As explained in detail in this post and here, evidence for benefit from the medical/pharmaceutical industry medical fix for the medical/pharmaceutical industry-generated lethal opioid crisis requires an explanatory mechanism. Unlike the beneficial lethality-preventing effects of naloxone – observed and counted directly in emergency or medical settings when a user at risk of overdose death is revived by use of naloxone (Narcan), any presumed role of OST in reducing OD deaths or providing other benefit must be achieved, measured, and statistically significant (in credibly designed and interpreted research with durable results and external validity) as reducing high-risk opioid use – that’s how any hypothesized benefit would occur.
But that evidence has never existed. For a number of invalidating reasons. One primary reason is that use of naloxone has increased concurrently with provision of OST. Studies have not been controlled to allow attribution of any reduced opioid-related mortality to OST versus use of naloxone – the potential exposure to naloxone intervention generally reported to be and predicted to be positively associated (correlated) with patient involvement in OST services and associated medical and psychosocial supports.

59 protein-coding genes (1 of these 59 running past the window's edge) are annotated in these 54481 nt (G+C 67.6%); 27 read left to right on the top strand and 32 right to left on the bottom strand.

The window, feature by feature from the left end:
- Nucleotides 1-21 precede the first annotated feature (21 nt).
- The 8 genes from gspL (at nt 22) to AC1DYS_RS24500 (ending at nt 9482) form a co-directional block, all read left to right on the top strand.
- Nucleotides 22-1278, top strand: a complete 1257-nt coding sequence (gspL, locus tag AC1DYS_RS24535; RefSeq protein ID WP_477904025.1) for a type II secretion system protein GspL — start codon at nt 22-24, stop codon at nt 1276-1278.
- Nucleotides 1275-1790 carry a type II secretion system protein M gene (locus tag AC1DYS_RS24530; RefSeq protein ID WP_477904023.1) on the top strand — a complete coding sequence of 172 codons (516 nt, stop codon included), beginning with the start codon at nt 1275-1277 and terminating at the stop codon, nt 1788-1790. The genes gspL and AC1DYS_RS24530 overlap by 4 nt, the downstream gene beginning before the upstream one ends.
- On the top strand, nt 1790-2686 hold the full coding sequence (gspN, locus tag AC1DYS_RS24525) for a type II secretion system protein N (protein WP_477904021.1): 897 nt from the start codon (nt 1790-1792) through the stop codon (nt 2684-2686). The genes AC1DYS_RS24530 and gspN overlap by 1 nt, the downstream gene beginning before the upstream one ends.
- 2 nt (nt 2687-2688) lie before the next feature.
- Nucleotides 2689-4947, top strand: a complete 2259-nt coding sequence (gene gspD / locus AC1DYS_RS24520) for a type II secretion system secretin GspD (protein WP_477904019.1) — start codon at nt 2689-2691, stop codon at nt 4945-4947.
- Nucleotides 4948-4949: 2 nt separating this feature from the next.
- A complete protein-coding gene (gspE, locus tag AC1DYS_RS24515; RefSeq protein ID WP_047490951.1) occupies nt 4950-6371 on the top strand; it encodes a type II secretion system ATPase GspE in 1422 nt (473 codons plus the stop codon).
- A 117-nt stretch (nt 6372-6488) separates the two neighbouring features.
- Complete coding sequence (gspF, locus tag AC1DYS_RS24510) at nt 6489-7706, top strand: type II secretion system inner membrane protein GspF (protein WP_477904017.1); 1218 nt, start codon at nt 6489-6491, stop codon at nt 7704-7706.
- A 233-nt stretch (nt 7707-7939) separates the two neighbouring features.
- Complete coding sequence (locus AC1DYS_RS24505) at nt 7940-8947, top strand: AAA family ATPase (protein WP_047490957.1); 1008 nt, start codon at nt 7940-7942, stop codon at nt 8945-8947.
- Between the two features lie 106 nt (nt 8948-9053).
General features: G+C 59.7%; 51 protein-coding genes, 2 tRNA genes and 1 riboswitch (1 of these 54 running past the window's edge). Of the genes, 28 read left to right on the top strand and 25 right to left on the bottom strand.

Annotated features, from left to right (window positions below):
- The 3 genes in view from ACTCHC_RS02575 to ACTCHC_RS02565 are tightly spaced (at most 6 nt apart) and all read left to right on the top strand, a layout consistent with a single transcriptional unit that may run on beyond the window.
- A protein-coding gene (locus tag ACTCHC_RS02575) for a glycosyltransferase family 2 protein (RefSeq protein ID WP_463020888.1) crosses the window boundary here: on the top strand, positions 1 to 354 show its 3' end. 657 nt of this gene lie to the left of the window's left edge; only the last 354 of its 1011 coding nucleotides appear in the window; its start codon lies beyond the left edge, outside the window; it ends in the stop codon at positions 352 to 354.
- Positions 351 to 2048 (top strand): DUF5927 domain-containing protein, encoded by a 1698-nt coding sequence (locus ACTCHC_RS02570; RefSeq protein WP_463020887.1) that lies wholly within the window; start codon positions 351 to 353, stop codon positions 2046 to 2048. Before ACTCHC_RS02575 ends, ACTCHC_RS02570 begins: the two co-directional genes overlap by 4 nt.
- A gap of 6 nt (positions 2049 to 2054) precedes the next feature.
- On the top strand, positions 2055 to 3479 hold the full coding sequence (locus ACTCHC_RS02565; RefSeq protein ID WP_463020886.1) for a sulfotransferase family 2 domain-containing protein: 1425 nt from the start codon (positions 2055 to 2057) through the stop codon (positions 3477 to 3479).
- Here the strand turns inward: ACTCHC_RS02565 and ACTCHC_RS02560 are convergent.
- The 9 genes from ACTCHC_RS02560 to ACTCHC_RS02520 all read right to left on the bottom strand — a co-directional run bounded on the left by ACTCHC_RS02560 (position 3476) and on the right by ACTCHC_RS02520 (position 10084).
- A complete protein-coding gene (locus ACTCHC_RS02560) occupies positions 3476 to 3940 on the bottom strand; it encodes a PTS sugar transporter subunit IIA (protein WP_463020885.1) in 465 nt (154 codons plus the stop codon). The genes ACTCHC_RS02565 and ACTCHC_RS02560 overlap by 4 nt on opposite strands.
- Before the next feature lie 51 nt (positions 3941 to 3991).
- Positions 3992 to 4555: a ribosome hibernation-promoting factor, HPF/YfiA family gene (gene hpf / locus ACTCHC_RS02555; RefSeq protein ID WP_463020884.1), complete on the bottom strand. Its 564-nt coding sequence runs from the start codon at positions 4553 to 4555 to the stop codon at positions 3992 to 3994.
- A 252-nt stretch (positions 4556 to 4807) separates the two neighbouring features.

Another of multiple invalidating factors is the consistently emerging evidence: national data, data from community programs, associated timelines, and OD death prevention data all point coherently to naloxone acting as the protective factor accounting for any apparent reductions in OD deaths, measured directly, leaving no changes for the hypothesized effects of OST to account for.
Another direct measure
of high-risk use of opioids is incidence of opioid injection-related infectious disease, like endocarditis.
New reports suggest that the same effect is occurring nationally. In response to large increases in provision of the medical OST fix for high-risk opioid use, over decades –
Full post to come.